5 Valuable Lessons for Young Designers
N2Q is proud of the fact that we have some of the best designers on our staff. There are those who have had a decade of experience, while some have just begun their creative journey. As with other professions, there is a lot that the old can offer to the young. Perhaps, that is the essence of teamwork. We have had several occasions where our senior designers mentored and helped our junior designers to get a project right. So, collecting the most essential and insightful advice given by our senior designers, we have come to understand several important pointers that should be taken into consideration by every new designer out there.
Five Valuable Lessons from Seasoned Designers to Beginners:
Fresh creativity is the premium requirement of this field and cutting, copying and pasting from other’s work is making young designers lose their personal touch on design. With the availability of templates and endless ideas on the Internet, very few designers try to spend time in sketching out an idea. Templates are fine to build on as a foundation, but they lack personal investment in the project. Being original is what establishes identity, confidence and the ability to establish a personal brand. Also, it should be understood that graphic designing is not synonymous with Photoshop. Graphic designing is facilitating visual communication with the help of creative aides.
Newbie designers are ready to sell their skills cheap with freelance gigs. And since it’s cheap work, these designers would not want to put in much effort either. A few decades ago, designers were respected for their insight and their art. They had strong portfolios that not only built their credibility but also established them as serious designers. Their advice to the younger ones is to maintain a strong and diversified portfolio. Graphic designers get the best jobs when they have an awesome portfolio.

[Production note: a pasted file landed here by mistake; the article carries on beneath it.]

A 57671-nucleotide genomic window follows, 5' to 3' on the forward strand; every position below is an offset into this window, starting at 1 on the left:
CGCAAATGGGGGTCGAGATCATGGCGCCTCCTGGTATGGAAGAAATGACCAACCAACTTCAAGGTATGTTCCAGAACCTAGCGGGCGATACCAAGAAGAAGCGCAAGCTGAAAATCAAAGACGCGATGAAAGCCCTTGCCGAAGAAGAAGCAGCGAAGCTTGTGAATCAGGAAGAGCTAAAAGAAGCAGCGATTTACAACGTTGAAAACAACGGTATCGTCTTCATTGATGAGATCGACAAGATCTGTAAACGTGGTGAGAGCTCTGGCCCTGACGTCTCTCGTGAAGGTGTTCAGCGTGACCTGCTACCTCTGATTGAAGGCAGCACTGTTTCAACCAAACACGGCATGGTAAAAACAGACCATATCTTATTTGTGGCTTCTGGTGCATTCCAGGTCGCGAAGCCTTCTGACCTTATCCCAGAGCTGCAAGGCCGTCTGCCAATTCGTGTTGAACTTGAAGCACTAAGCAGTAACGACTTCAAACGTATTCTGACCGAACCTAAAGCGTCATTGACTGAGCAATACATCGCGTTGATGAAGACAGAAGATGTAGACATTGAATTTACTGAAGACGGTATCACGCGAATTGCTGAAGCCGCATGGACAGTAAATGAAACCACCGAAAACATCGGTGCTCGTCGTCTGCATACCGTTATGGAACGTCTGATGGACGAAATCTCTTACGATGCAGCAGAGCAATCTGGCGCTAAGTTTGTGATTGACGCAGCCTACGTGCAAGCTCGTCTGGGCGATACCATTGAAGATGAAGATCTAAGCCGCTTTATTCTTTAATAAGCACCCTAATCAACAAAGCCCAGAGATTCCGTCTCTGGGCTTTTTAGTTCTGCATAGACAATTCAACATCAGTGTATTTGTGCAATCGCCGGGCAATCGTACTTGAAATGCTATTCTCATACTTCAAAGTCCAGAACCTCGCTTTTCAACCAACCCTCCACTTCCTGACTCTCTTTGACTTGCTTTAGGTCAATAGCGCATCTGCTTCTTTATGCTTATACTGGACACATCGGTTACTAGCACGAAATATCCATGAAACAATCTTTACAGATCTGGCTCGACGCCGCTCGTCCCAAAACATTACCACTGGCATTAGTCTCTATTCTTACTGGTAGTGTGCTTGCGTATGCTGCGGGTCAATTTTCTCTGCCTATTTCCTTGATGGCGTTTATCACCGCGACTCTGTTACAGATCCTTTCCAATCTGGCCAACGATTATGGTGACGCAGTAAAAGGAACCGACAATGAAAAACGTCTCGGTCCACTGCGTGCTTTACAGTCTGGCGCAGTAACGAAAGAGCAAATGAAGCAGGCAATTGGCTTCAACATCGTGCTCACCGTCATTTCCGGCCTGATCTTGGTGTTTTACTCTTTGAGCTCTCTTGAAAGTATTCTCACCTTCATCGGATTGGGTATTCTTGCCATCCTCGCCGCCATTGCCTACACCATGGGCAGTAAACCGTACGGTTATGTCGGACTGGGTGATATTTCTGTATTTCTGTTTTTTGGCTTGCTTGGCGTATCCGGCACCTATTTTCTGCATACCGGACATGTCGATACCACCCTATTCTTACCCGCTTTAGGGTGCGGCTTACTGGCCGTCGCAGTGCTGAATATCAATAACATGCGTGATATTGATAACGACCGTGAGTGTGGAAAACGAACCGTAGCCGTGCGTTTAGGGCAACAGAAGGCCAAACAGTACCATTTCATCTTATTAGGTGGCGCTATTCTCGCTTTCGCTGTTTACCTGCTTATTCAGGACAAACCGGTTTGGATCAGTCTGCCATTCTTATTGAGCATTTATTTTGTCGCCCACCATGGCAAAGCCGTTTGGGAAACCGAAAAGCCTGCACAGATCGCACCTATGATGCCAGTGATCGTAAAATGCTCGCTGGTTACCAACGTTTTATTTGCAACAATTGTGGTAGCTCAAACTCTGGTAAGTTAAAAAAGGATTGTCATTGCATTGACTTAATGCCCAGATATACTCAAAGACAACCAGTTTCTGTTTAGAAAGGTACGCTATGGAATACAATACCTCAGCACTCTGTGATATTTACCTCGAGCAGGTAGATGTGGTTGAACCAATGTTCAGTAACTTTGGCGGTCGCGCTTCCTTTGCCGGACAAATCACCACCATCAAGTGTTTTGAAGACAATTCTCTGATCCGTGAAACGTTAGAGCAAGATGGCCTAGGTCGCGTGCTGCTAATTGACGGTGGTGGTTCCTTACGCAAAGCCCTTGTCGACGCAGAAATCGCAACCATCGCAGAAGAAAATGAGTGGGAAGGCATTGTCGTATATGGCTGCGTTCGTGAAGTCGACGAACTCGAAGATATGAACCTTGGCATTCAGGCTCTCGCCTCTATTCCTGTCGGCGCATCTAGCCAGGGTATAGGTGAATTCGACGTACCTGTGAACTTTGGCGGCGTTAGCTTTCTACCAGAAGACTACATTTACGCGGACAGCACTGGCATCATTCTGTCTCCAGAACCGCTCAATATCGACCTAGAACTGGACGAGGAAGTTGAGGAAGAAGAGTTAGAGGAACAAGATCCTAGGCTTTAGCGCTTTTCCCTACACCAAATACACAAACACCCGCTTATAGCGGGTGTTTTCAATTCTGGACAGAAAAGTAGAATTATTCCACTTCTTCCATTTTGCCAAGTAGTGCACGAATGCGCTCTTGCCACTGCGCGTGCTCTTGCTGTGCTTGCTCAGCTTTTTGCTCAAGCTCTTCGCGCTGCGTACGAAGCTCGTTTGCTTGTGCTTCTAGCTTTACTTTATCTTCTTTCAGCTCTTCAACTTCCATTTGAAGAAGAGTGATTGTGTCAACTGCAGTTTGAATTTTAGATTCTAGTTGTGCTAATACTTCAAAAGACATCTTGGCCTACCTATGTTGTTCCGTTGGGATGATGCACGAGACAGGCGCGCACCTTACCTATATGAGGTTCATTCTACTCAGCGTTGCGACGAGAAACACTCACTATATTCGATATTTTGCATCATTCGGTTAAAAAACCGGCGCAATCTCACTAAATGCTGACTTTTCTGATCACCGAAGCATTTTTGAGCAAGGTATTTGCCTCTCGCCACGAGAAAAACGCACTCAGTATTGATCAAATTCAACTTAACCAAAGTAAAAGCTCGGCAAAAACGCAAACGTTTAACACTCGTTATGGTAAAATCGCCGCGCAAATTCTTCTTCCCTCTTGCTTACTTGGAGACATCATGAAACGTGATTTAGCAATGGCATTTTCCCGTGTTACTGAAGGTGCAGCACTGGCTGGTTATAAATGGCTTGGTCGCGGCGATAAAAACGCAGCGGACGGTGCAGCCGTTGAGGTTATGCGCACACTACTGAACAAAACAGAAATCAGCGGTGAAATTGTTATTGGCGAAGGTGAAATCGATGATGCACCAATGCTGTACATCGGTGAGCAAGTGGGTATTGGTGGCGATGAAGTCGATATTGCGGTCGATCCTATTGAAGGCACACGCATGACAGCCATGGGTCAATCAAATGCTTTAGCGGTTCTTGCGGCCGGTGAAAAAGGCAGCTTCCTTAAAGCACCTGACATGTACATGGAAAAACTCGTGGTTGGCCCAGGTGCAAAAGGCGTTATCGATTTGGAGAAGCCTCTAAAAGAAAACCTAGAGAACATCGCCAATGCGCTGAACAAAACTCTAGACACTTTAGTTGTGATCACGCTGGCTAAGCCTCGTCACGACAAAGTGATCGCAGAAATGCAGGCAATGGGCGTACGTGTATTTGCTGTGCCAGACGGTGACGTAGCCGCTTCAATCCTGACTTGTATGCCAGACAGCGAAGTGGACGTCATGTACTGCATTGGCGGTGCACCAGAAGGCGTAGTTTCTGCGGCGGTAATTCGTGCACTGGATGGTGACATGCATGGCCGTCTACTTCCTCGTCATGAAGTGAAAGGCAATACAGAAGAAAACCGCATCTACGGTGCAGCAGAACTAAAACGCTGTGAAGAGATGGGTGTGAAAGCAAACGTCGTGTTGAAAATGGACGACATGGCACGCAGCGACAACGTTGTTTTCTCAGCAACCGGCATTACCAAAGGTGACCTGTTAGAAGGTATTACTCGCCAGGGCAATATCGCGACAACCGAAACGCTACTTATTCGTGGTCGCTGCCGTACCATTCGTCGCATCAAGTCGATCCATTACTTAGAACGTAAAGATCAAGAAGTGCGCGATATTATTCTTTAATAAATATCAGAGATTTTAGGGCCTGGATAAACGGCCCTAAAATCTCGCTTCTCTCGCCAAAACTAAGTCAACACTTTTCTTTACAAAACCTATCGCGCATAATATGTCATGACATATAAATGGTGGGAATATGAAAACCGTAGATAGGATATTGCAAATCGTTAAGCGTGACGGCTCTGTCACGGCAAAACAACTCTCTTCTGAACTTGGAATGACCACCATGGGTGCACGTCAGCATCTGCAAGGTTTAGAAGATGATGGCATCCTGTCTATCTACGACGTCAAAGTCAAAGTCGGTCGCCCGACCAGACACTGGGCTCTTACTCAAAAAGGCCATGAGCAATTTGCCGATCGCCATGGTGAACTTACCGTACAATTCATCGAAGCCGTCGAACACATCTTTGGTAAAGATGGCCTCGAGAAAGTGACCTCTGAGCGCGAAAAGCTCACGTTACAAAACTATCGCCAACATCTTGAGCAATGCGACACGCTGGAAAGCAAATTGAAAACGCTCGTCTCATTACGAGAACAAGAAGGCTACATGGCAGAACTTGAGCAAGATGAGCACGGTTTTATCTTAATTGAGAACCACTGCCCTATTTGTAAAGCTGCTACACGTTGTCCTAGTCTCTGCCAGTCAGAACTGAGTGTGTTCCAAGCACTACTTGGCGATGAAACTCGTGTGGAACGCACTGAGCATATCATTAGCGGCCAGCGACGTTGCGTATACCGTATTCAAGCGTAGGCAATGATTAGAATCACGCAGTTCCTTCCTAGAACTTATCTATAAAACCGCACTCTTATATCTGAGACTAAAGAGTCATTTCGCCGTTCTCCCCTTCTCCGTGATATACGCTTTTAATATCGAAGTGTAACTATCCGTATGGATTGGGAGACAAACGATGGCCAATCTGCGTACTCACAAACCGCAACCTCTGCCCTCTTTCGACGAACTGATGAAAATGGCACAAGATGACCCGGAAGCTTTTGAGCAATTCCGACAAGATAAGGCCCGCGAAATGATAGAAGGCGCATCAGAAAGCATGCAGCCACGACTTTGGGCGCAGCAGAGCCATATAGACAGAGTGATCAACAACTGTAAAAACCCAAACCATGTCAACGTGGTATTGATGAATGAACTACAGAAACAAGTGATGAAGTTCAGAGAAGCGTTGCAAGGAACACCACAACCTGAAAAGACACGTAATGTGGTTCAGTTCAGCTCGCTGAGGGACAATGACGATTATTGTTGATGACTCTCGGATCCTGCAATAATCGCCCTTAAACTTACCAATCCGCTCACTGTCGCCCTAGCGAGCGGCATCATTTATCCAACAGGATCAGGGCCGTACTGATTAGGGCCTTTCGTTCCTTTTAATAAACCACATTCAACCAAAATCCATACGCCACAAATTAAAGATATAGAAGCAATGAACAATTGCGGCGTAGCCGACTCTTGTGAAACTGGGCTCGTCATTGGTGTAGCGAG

Design software is becoming increasingly flexible and easy to use – so much that no formal training is required for a newbie designer to master the tool. But, it’s not much about the tools – it’s about the need to produce innovative work. Yesteryear designers did not have the luxury of using advanced tools and programs, yet they created exemplary work. Take a look at popular logos like Coca-Cola, PepsiCo, Apple and many others. They are innovative works of art that define iconic branding. While old designers weren’t as lucky as we are now to have access to advance programs, their creative intellect were constantly challenged and thus exceptional work was produced. As Daniel Mall, a reputed art director says, “Technology over technique produces emotionless design.”
This takes us back to the third point. If you sell work for cheap, you will produce low quality design. This means you are not loyal and honest with your profession and thus, you can never establish yourself as a competitive designer. The most important thing is integrity. It’s O.K to take inspiration, but it’s terrible to copy ideas as they are. For experienced designers, this rise in the trend of doing template work on crowd-sourcing channels is a bane to the profession itself. As Hans Hoger, an art historian, said “Designers have a dual duty; contractually to their clients and morally to the later users and recipients of their work.”
Thinking that you are the best at what you do is great, but thinking that no one else can do better than you is unrealistic. Honor the designers who’ve gone before you. Recognize their strengths. Ask questions to glean from their experience. And build on what they’ve done well.
We love connecting with designers and those who have a passion for design, but have a hard time with Microsoft Paint. Drop us a line and say hello. We’d love to learn from you.